the learning task easier. One widely investigated notion of environment is that
of a text that is defined by Gold [1967] as an infinite sequence of sentences for a
given language L such that every sentence of L appears at least once in it and
no sentence that is not in L appears in it. As far as this work is concerned, the
environment is a finite subset of a text that provides sentences annotated with
logical forms, extracted from a corpus of parents’ sentences to a child, which
presents the sentences in the order in which they were produced.
Learners can follow different strategies. For instance, some use past evidence
to decide on which hypothesis to select next, having a perfect memory. Others
are memory-less and do not use any past data to choose their next hypothesis,
possibly revisiting past hypotheses. There are also those that only modify their
current hypothesis when it is incompatible with the current example, among other
possible learners. This is discussed in section 2.2.
The last element is a criterion of success, which is used to evaluate whether
a learning strategy is successful or not. Two widely used learning paradigms are
Identification in the Limit and Probably Approximately Correct (PAC) learning.
These two paradigms are considered to be too strict to be used in practical situations [Bertolo 2001]. Nonetheless, as demonstrated in [Bertolo 2001], if a class
of languages is generated by a class of grammars consistent with the Principles
and Parameters Theory, it is learnable under each of the criteria. An alternative
to the first two paradigms is the Minimum Description Length Principle (MDL)
that is an algorithmic paradigm for defining learners, which has been successfully
used in several computational learning systems. These learning paradigms are
discussed in section 2.3.
2.1
Universal Grammar
One of the remarkable facts about languages is that, although they are complex
systems, children learn them reliably and in a short period of time. As Hyams
[1986] observes, children have to learn the form and meaning of individual lexical
items used in their languages; they must develop a processing system to generate
and comprehend sentences; they must learn pragmatic and social skills to be
able to use language appropriately in different contexts; and they must learn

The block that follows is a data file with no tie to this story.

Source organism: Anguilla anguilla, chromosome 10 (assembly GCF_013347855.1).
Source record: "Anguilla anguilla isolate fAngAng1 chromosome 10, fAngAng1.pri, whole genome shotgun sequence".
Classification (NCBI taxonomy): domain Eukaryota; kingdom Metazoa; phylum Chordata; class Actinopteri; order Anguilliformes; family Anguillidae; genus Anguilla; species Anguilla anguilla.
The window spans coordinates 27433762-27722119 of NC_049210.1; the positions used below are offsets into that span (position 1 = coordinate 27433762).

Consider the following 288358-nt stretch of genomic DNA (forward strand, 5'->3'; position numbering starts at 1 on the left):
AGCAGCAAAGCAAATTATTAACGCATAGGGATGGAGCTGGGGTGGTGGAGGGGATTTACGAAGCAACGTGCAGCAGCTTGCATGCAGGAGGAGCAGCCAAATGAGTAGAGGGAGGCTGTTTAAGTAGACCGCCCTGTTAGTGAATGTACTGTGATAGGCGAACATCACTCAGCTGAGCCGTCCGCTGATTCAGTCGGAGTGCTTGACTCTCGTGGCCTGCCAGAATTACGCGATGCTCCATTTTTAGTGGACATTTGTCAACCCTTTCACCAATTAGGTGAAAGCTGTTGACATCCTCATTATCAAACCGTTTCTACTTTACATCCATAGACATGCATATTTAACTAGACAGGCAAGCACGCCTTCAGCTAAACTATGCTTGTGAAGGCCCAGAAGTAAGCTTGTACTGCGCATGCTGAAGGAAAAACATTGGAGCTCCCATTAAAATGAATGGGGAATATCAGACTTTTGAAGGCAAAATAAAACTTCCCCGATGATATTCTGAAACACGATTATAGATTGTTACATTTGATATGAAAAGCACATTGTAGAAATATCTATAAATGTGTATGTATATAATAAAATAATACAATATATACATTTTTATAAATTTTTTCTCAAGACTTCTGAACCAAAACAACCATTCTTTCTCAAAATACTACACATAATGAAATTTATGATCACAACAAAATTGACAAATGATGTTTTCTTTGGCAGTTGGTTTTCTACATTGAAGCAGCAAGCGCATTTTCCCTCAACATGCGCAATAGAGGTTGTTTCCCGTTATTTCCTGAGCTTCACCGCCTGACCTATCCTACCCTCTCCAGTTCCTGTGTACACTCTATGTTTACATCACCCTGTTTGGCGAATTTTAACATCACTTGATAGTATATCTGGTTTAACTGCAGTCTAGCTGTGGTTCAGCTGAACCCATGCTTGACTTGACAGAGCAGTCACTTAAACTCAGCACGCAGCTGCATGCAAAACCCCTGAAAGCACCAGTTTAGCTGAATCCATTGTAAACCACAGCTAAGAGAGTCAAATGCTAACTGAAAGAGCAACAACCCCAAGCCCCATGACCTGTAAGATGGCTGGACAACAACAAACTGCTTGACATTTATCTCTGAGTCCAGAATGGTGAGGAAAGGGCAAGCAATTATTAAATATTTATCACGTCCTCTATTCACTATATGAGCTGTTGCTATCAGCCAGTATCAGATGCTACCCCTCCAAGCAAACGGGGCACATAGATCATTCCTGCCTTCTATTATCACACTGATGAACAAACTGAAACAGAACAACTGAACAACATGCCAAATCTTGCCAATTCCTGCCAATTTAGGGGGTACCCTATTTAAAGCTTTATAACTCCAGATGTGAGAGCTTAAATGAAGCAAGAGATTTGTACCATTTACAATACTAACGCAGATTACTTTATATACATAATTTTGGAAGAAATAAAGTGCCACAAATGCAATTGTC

the grammar that corresponds to their language. However, the data to which
children are exposed is so limited that it cannot provide an explanation of how it
is that children achieve all the aspects of the mature state [Lightfoot 1991]. This
problem, known as the poverty of the stimulus, arises because, in general, the
learner is exposed to simple grammatical input, which for the most part consists
of sentences without much embedding, and, as observed by Gleitman and Wanner
24
[1982], that are “propositionally simple, limited in vocabulary, slowly and carefully
enunciated, repetitive, deictic, and usually referring to the here and now ”. So how
can children based on this data arrive at a mature state that is so sophisticated?
According to Lightfoot [1991], the input to which children are exposed is poor in
three ways [from Lightfoot 1991, p. 3]:
• “The child’s experience is finite, but the capacity eventually attained ranges
over an infinite domain, and therefore must incorporate some recursive
property not demanded by experience”. Children do not simply imitate what
they hear, or memorise the list of all sentences to which they are exposed,
but they create new sentences, which suggests that they have an internal
system of rules that allows them to creatively produce new sentences.
• “The experience consists partly of degenerate data which have no effect on
the emerging capacity”. The linguistic environments to which children are
exposed may contain noise and interruptions, may be influenced by another
language, and so on. Nevertheless, children successfully converge to their
target language.
• “Most importantly, it fails to provide the data needed to induce many principles and generalisations manifested by the mature capacity”. For instance,
the relation between a declarative sentence such as The book on the shelf